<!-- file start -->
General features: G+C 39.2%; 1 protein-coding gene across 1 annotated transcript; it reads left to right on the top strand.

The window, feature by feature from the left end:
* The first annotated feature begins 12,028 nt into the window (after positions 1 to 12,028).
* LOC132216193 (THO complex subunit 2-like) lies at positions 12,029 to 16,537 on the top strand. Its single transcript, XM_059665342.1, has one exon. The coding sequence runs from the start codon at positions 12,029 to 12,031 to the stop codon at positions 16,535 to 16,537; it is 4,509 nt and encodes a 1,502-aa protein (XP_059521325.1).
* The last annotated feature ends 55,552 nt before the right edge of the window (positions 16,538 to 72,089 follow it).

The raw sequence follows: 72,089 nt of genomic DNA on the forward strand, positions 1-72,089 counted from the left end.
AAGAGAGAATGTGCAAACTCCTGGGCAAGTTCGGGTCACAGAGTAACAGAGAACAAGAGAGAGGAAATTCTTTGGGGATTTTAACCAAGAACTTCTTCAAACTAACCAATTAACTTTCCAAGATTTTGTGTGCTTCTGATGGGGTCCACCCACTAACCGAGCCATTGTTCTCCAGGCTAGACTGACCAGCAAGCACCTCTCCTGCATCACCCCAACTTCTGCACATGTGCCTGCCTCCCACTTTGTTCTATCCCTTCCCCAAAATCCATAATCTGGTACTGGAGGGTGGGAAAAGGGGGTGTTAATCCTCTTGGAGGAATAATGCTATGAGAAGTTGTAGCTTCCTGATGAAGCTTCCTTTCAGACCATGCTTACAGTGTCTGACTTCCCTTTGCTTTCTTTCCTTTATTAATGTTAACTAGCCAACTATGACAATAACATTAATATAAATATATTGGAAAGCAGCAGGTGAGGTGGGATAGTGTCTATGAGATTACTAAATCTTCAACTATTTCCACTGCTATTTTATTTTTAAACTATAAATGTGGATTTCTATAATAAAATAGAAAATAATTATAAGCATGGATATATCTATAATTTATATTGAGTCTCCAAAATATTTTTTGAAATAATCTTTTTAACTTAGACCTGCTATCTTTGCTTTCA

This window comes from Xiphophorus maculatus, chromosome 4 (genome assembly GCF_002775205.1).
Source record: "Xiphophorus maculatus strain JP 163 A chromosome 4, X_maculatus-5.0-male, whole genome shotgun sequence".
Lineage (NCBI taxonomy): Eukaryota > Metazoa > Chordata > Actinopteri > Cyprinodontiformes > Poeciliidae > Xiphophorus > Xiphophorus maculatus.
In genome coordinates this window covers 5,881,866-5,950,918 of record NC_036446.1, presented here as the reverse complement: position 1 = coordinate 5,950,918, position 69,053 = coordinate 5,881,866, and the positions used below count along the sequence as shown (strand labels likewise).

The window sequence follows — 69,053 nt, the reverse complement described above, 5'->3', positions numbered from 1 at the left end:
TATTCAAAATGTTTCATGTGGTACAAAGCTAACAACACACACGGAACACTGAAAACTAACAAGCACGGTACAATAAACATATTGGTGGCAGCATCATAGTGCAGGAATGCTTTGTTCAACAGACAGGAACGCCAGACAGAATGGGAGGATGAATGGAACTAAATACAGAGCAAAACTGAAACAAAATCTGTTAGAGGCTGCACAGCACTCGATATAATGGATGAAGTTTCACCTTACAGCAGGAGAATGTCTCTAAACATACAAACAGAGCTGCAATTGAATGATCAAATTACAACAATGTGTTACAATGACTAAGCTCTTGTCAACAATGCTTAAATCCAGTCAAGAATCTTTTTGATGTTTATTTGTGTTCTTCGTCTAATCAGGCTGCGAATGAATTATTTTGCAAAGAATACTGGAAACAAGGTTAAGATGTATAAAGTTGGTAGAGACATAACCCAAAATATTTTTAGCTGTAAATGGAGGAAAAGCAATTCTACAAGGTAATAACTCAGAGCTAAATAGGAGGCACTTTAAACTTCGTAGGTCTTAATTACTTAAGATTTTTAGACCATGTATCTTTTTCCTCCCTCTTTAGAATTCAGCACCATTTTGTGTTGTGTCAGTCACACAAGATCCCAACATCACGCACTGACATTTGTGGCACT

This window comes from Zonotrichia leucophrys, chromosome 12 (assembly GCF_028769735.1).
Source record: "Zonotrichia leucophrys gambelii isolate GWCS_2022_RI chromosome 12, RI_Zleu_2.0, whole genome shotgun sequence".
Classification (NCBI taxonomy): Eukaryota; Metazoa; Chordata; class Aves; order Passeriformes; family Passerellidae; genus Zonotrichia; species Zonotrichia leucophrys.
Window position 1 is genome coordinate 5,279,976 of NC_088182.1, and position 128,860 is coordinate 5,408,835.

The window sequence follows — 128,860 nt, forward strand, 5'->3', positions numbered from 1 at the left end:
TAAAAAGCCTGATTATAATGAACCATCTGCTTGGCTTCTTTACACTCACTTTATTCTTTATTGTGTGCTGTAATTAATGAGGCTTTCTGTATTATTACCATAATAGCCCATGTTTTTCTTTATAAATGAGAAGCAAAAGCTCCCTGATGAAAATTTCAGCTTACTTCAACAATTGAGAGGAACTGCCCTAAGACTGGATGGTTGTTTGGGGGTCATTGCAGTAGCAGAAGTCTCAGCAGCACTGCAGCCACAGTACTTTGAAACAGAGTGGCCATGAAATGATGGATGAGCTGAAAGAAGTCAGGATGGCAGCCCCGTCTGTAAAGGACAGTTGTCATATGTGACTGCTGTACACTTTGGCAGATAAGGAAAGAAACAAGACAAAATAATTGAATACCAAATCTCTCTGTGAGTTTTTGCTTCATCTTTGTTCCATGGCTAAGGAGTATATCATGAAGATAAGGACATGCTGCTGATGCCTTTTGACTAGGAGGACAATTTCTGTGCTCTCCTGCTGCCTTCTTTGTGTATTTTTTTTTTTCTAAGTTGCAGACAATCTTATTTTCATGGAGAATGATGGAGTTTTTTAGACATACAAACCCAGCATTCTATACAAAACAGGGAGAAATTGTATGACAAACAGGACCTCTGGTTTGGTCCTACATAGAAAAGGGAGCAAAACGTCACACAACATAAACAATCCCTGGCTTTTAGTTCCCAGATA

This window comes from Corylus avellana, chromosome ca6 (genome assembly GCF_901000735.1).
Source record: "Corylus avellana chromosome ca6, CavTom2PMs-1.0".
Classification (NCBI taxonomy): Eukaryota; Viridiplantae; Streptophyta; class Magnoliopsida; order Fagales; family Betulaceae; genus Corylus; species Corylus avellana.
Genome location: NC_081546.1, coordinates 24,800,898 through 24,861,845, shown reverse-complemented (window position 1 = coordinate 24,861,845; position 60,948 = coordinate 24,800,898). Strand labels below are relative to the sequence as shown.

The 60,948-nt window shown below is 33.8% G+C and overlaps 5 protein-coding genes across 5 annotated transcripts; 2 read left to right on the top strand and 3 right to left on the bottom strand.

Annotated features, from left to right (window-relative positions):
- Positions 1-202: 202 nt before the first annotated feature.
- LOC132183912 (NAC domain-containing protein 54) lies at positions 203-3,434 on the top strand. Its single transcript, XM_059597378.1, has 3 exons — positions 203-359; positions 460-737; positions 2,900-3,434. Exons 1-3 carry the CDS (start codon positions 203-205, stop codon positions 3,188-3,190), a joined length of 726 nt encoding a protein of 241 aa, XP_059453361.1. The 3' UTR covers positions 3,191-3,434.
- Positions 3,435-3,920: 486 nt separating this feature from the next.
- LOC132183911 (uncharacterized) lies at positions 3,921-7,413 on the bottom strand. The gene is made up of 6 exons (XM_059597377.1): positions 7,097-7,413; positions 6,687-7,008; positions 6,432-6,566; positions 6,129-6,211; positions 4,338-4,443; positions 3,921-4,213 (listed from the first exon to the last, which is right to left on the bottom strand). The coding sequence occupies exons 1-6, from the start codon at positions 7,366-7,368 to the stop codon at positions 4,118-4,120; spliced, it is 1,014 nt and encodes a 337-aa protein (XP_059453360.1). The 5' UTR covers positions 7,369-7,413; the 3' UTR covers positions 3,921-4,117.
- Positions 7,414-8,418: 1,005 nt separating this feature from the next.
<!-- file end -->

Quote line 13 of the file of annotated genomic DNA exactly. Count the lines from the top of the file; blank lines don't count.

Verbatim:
TATTCAAAATGTTTCATGTGGTACAAAGCTAACAACACACACGGAACACTGAAAACTAACAAGCACGGTACAATAAACATATTGGTGGCAGCATCATAGTGCAGGAATGCTTTGTTCAACAGACAGGAACGCCAGACAGAATGGGAGGATGAATGGAACTAAATACAGAGCAAAACTGAAACAAAATCTGTTAGAGGCTGCACAGCACTCGATATAATGGATGAAGTTTCACCTTACAGCAGGAGAATGTCTCTAAACATACAAACAGAGCTGCAATTGAATGATCAAATTACAACAATGTGTTACAATGACTAAGCTCTTGTCAACAATGCTTAAATCCAGTCAAGAATCTTTTTGATGTTTATTTGTGTTCTTCGTCTAATCAGGCTGCGAATGAATTATTTTGCAAAGAATACTGGAAACAAGGTTAAGATGTATAAAGTTGGTAGAGACATAACCCAAAATATTTTTAGCTGTAAATGGAGGAAAAGCAATTCTACAAGGTAATAACTCAGAGCTAAATAGGAGGCACTTTAAACTTCGTAGGTCTTAATTACTTAAGATTTTTAGACCATGTATCTTTTTCCTCCCTCTTTAGAATTCAGCACCATTTTGTGTTGTGTCAGTCACACAAGATCCCAACATCACGCACTGACATTTGTGGCACT